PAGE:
- Note: If you don’t know what your aircraft type and identifier then ask! Don’t guess!
4. True Airspeed
- Use software to compute. It is NOT your indicated airspeed. Check out the article I wrote on True Aipseed if you need a quick refresher.
5. Departure airport ICAO identifier
- For example KSLE. Each country has its own identifier. Check out this Wikipedia article for a list of all the ICAO country identifiers.
- Alaska has a “P” identifier, by the way. Don’t use “K” as that’s only for the contiguous United States.
6. Proposed Departure time
- This must be in ZULU time. I recommend you get a watch that gives you Zulu time or download a Zulu time app on your phone.
7. Cruise Altitude
- For VFR use thousands plus 500 feet (i.e. 6500’…..even numbers going west and odd going east)
- The West Coast states use even going North and odd going South. (ie. From Seattle to LAX use 17,500′ and coming back north you would use 16,500′)
8. Route of flight
- Do not be lazy and file direct. The only purpose of a flight plan is for search and rescue. Don’t go overboard with the waypoints. Be realistic, but provide value to your rescuers.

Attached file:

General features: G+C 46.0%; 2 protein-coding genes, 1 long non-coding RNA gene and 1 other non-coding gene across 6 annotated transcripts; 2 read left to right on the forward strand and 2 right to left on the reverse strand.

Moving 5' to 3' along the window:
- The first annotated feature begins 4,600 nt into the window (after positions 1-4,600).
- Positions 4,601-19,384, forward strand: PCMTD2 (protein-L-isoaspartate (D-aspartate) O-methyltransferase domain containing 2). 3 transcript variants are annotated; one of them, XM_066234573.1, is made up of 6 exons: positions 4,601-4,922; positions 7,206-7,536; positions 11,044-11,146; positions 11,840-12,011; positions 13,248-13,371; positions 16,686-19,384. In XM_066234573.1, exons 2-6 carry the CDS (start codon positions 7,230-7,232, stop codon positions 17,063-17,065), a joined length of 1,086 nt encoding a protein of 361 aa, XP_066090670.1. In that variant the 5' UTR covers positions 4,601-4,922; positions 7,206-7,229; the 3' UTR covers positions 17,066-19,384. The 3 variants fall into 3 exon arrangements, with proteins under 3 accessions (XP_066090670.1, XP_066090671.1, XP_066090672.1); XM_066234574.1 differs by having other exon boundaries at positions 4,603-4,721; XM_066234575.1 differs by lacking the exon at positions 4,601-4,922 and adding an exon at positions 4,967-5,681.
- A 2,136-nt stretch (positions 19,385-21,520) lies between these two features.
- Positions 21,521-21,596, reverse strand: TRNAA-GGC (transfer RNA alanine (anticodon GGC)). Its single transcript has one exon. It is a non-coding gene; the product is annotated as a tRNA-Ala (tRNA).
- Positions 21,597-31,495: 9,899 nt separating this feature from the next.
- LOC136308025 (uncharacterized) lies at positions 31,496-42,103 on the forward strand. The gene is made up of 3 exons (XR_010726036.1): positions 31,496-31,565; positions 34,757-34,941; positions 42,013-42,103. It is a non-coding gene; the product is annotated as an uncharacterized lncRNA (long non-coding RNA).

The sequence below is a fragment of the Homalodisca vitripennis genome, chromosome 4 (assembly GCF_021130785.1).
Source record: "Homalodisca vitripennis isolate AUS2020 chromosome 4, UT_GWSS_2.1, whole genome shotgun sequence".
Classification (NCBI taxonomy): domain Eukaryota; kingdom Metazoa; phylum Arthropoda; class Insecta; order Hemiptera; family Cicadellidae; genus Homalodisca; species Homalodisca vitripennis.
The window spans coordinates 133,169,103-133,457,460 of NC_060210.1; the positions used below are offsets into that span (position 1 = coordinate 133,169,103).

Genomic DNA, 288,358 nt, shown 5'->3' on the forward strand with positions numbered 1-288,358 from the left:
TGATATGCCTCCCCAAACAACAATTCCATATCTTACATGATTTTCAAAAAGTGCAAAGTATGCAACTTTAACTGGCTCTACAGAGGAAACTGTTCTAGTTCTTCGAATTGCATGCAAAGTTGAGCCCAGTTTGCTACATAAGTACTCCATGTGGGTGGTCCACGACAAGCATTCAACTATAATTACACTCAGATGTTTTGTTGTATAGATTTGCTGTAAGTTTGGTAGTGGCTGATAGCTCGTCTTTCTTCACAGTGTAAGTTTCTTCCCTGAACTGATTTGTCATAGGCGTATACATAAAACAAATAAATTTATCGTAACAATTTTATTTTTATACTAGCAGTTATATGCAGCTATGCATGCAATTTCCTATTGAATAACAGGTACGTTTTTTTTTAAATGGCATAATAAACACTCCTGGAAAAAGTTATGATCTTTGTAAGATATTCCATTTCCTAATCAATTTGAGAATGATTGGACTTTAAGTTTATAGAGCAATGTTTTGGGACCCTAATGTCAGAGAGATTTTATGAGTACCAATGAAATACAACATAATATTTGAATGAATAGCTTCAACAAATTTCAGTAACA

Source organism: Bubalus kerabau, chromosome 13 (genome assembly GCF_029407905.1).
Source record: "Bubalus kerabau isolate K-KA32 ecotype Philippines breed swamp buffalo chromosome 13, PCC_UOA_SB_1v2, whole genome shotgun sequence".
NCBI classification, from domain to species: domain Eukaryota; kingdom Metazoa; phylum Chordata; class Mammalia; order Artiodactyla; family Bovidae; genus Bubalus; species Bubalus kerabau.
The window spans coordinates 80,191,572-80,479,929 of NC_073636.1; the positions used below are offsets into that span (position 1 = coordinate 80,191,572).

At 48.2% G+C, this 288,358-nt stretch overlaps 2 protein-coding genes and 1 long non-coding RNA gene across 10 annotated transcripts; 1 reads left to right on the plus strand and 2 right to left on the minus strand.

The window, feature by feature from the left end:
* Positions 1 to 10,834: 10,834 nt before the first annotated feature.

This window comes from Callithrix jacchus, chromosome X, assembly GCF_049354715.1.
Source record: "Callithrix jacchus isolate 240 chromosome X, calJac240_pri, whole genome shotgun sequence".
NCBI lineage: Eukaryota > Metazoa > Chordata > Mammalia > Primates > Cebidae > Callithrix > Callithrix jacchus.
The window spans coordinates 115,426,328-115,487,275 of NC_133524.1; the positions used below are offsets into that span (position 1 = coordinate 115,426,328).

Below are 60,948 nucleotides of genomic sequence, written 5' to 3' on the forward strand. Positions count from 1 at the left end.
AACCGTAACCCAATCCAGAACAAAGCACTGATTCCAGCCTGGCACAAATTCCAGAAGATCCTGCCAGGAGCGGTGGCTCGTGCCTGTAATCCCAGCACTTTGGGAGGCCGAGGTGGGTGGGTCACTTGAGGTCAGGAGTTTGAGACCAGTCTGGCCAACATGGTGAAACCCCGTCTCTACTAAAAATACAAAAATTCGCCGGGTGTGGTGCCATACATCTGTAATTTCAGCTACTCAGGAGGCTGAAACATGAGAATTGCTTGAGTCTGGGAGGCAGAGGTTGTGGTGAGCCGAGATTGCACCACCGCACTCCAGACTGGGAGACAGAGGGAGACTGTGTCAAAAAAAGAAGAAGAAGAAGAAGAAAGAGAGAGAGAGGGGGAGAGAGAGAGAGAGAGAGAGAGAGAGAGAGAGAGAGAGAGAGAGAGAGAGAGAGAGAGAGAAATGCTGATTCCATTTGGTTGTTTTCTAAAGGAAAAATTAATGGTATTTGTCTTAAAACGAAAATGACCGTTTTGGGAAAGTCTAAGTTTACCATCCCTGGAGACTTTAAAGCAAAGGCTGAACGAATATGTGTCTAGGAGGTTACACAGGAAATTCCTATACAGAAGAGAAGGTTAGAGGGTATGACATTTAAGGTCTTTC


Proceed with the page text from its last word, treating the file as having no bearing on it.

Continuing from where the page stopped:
- Note: Think twice about deviating from your fight plan. Once you go off course you may never be found.
9. Destination airport
- This is self-explanatory
10. Time en-route
- Use current wind calculations at cruise altitude to get an accurate time. Foreflight and Skyvector will do this for you.
- Add a little bit of padding to account for longer taxi/run-up times, but not so much that you die because it took too long for search and rescue to find you.
- I have never used this section. If you do, do not assume it will get passed to the next controller.
12. Fuel on board
- You must have appropriate fuel reserves for your type of flight regime.
- During the day you must have 30 minutes extra from your total flight time in Block 10. At night, 45 minutes.
13. Alternate airport
- You shouldn’t need to enter anything here for a VFR flight. This block may be mandatory for some IFR flights.
14. Pilot’s Name and contact
- Give them your cell phone! If you forget to cancel your flight plan you want them to call you immediately not your Grandma’s landline in another state.
15. Number on Board
- People…..not animals
16. Color of the aircraft
- Use the predominant color
Remember, flight plans only work if you open your flight plan in the air with the closest Flight Service Station.
Also, opening a flight plan is NOT the same as getting flight following with Air Traffic Control. They are two separate things.
Flight following offers the highest level of protection and safety. I highly recommend it.